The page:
LOTT: I think if we made any mistake, it was not aggressively getting out there explaining the good that we had achieved. But, you know, politically it's not easy.

GARRETT:The first national poll shows only 26 percent support the immigration compromise. Forty eight percent oppose it; 26 percent aren't sure. Opposition crosses party lines, with half of Democrats and just under half of Republicans and independents opposed. The plan's biggest problem, voters doubt border security will, as compromise supporters promise, actually precede creation of a guest worker program and other pro immigrant reforms.

LOTT: I think that's a critical point. I thin it is a significant point. People want to know that we are going to secure our borders.

GARRETT:The polls show 72 percent consider border security very important, a priority of nearly 90 percent of Republicans and 2/3 of Democrats and independents. Less than 1/3 identified legalizing illegals here now as a top priority. Among those, Democrats placed the highest emphasis on legalization. The bill's temporary worker program, as expected, was slashed in half today, from 400,000 to 200,000. Also removed, an escalator allowing the number of guest workers to rise based on labor demand. The lopsided vote represented the biggest challenge yet to the so-called grand compromise. Other challenges await. Democrats will push to increase so called chain migration so more family members can enter the country.

SEN. ROBERT MENENDEZ (D), NEW JERSEY: The deal struck virtually does away with the provision for family reunification, which has been the bedrock of our immigration policy throughout our history.

GARRETT:Republicans will press for tighter triggers. That's legislative lingo for mechanisms designed to guarantee that border security actually comes first. One GOP skeptic called today's immigration triggers an insult to yesterday's most famous TV trigger.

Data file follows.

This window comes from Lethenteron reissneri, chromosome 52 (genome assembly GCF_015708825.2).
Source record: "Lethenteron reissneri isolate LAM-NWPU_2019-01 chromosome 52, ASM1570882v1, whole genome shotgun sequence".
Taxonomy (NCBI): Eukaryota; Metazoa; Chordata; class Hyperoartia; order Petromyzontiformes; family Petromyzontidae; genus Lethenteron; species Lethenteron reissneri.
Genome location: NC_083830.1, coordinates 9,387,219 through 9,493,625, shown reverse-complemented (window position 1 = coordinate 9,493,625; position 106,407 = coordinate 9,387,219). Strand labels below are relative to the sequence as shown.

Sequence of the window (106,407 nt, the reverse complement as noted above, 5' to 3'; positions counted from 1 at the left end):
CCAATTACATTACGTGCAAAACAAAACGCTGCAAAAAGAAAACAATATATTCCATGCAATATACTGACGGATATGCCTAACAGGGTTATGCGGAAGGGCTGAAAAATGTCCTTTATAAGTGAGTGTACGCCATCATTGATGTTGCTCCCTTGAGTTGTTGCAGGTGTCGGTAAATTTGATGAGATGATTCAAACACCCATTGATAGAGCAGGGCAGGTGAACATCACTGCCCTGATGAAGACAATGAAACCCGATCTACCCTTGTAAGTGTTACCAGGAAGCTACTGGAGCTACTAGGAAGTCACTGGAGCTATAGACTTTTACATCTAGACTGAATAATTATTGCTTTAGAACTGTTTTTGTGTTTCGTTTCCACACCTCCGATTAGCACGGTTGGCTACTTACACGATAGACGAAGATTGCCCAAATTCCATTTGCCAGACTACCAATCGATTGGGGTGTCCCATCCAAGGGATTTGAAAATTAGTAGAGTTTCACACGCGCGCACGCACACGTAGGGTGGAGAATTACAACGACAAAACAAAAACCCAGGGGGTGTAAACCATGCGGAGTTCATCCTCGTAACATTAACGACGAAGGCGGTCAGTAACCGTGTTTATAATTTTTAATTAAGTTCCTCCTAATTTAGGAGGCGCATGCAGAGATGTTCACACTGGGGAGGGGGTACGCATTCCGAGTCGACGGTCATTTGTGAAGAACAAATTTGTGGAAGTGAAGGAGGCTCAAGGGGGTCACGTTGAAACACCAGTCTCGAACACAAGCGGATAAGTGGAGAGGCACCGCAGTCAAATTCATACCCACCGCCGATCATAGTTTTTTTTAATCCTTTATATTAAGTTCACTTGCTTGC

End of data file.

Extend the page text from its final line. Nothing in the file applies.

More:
SEN. CHARLES GRASSLEY ®, IOWA: I think if Roy Rogers were here today—and he's been dead about 20 years—he would say boys, saddle up. There's going to be a rough ride ahead for us.


GARRETT:First, there's nothing like a breeze in springtime in Washington. The depth of Republican revulsion over this bill really can't be overstated. In a private meeting last night, the House Minority Leader John Boehner called this bill a piece of S, a four letter word I can't repeat on this network, not if I want to keep my job. Boehner aides say he said that in a joking manner. The reality is, many Republicans consider this bill a joke and not a very good one. Brit?

HUME: Major, thank you. That battle in the Senate over immigration legislation seems mild compared to the fight in Arizona between state GOP conservatives and Arizona's two Republican senators, John McCain and John Kyl. Correspondent William la Jeunesse reports.


MICHELLE DELLA CROCE, SEN KYL PROTESTER: You lie to me as a mother? You lie and destroy the future of our kids? You don't get a second chance.

WILLIAM LA JEUNESSE, FOX NEWS CORRESPONDENT (voice-over): Earlier this week angry voters protested outside Senator Kyl's Arizona office. And at state GOP headquarters Wednesday, this Air Force veteran and life long Republican quit the party, turned in his voter I.D. card and registered independent.

RUSS WHITTENBUER, US AIR FORCE (RET): John Kyl has betrayed the American people. He's betrayed the voters of Arizona and he's betraying his country.

RANDY PULLEN, ARIZONA REPUBLICAN PARTY CHAIRMAN: You have people coming in here, basically dropping off their registration cards, saying I'm not a Republican any more.

LA JEUNESSE: State party chairman Randy Pullen broke ranks with Senators McCain and Kyl publicly Monday, criticizing the immigration bill at a press conference and holding up this letter featuring a prominent middle finger, which he called characteristic of the feelings of the GOP base.

PULLEN: Essentially they're saying I'm not going to donate any more money to the Republican party. I'm going to change my registration. It's mostly negative. It's probably 100 to one negative, opposing this bill.

NATHAN SPROUL, FMR AZ GOP DIRECTOR: We have absurd conduct by a small handful of people.

LA JEUNESSE: Others Republicans say the party is being hijacked by a vocal minority, and that the chairman's actions are way out of line.

SPROUL: Reprehensible, unconscionable, unprecedented. He is doing everything he possibly can within his power to destroy the Republican party in Arizona.

SHARON GILL, SEN KYL SUPPORTER: I believe in Senator Kyl. And what I have seen so far does not betray anything that he has said before.

LA JEUNESSE (on camera): Arizona sees more illegal immigration than California, Texas and New Mexico combined. But there is a fear today that this fight will spread nationally, hurting the GOP's ability to raise money and organize in the run-up to next year's election. In fact, in the last few hours, Chairman Pullen's staff received a phone call from the Republican National Committee to, quote, shut up. It calls to mind Ronald Reagan's so called 11th amendment: thou shalt not speak ill of any fellow Republican. In Phoenix, William la Jeunesse, Fox News.